skip navigation

Add your conference to our Justice Events calendar


Register for Latest Research

Stay Informed
Register with NCJRS to receive NCJRS's biweekly e-newsletter JUSTINFO and additional periodic emails from NCJRS and the NCJRS federal sponsors that highlight the latest research published or sponsored by the Office of Justice Programs.

NCJRS Abstract

The document referenced below is part of the NCJRS Library collection. To conduct further searches of the collection, visit the NCJRS Abstracts Database. See the Obtain Documents page for direction on how to access resources online, via mail, through interlibrary loans, or in a local library.

  NCJ Number: NCJ 237985   Add to Shopping cart   Find in a Library
  Title: New Mathematical Approach to Geographic Profiling
  Document URL: PDF 
  Author(s): Mike O'Leary
  Date Published: 12/2009
  Page Count: 96
  Annotation: This study developed a new mathematical framework for the geographic features of a series of crimes committed by the same serial offender, and a software was developed based on the mathematical framework.
  Abstract: Both the mathematical approach and the software tool are able to account for geographic features of the crime sites selected by an offender; geographic features that affect the distribution of potential anchor points (offender's home, place of work, or some other location important to the offender); differences in the travel distances of different offenders; and certain demographic characteristics (race/ethnic group, age, and sex) of the offender. The mathematical framework is described in detail in order to show how to estimate the location of an offender’s anchor point by using data on the locations of the crime series; the locations of historically similar crimes; a list of solved historical crimes, with both the locations of the offense site and the corresponding anchor point; and census data, along with any available demographic information about the offender. Software was developed for implementing the mathematical algorithms. The software was built in two parts: a program called Profiler that performs all of the mathematical analysis and a program called Profiler GUI, with which the user interacts. Thus, an analyst who wishes to use the algorithm needs only to download the software package and run Profiler GUI. The user enters all of the data necessary for the analysis, and the Profiler program performs the analysis. When finished, the user has a map of the proposed search area and a map of the target attractiveness function. The authors advise that they have not yet examined the effectiveness of the tool or the mathematical algorithms it contains. Extensive figures and tables and a 61-item bibliography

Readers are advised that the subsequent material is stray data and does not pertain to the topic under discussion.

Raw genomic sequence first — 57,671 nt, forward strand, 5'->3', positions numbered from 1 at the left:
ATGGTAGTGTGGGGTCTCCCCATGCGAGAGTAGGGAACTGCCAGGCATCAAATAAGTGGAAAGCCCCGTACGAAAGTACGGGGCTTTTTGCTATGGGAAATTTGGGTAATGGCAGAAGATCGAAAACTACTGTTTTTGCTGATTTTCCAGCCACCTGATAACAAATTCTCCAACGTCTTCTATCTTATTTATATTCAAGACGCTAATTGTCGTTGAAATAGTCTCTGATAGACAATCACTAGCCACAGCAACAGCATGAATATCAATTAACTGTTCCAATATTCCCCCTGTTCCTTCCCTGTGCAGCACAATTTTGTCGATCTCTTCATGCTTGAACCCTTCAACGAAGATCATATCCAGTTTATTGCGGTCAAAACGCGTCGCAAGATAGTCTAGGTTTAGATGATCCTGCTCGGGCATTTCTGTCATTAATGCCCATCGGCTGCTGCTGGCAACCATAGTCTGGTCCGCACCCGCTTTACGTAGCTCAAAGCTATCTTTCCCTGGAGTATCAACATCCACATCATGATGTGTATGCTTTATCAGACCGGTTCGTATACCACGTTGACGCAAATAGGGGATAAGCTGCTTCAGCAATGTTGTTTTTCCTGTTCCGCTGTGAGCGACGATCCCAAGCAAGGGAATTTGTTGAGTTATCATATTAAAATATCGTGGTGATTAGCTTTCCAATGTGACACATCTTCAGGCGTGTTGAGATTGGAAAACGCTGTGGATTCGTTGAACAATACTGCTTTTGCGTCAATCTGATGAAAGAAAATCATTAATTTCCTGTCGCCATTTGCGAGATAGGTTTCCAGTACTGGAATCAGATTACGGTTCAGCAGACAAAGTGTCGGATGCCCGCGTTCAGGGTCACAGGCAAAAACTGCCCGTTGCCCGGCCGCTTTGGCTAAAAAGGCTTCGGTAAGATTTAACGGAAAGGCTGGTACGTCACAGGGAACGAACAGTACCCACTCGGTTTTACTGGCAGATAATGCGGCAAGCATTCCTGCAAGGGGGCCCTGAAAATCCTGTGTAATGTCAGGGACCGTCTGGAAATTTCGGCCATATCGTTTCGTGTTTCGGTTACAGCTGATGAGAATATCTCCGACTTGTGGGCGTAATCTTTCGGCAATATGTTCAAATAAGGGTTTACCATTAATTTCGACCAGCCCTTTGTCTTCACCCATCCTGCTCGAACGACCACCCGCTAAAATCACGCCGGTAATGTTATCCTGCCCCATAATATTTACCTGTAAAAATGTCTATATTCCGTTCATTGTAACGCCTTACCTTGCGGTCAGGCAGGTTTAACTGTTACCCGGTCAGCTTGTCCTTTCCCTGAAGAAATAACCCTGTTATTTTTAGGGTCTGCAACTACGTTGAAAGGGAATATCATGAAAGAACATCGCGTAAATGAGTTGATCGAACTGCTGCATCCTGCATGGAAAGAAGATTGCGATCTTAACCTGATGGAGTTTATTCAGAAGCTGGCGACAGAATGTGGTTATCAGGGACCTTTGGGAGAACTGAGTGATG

Main Term(s): Police policies and procedures
  Index Term(s): Mathematical models ; Geographic distribution of crime ; Crime patterns ; Crime analysis ; NIJ final report
  Sponsoring Agency: National Institute of Justice (NIJ)
US Department of Justice
Office of Justice Programs
United States of America
  Grant Number: 2007-DE-BX-K005
  Sale Source: National Institute of Justice/NCJRS
Box 6000
Rockville, MD 20849
United States of America

NCJRS Photocopy Services
Box 6000
Rockville, MD 20849-6000
United States of America
  Type: Report (Study/Research)
  Country: United States of America
  Language: English
  To cite this abstract, use the following link:

*A link to the full-text document is provided whenever possible. For documents not available online, a link to the publisher's website is provided. Tell us how you use the NCJRS Library and Abstracts Database - send us your feedback.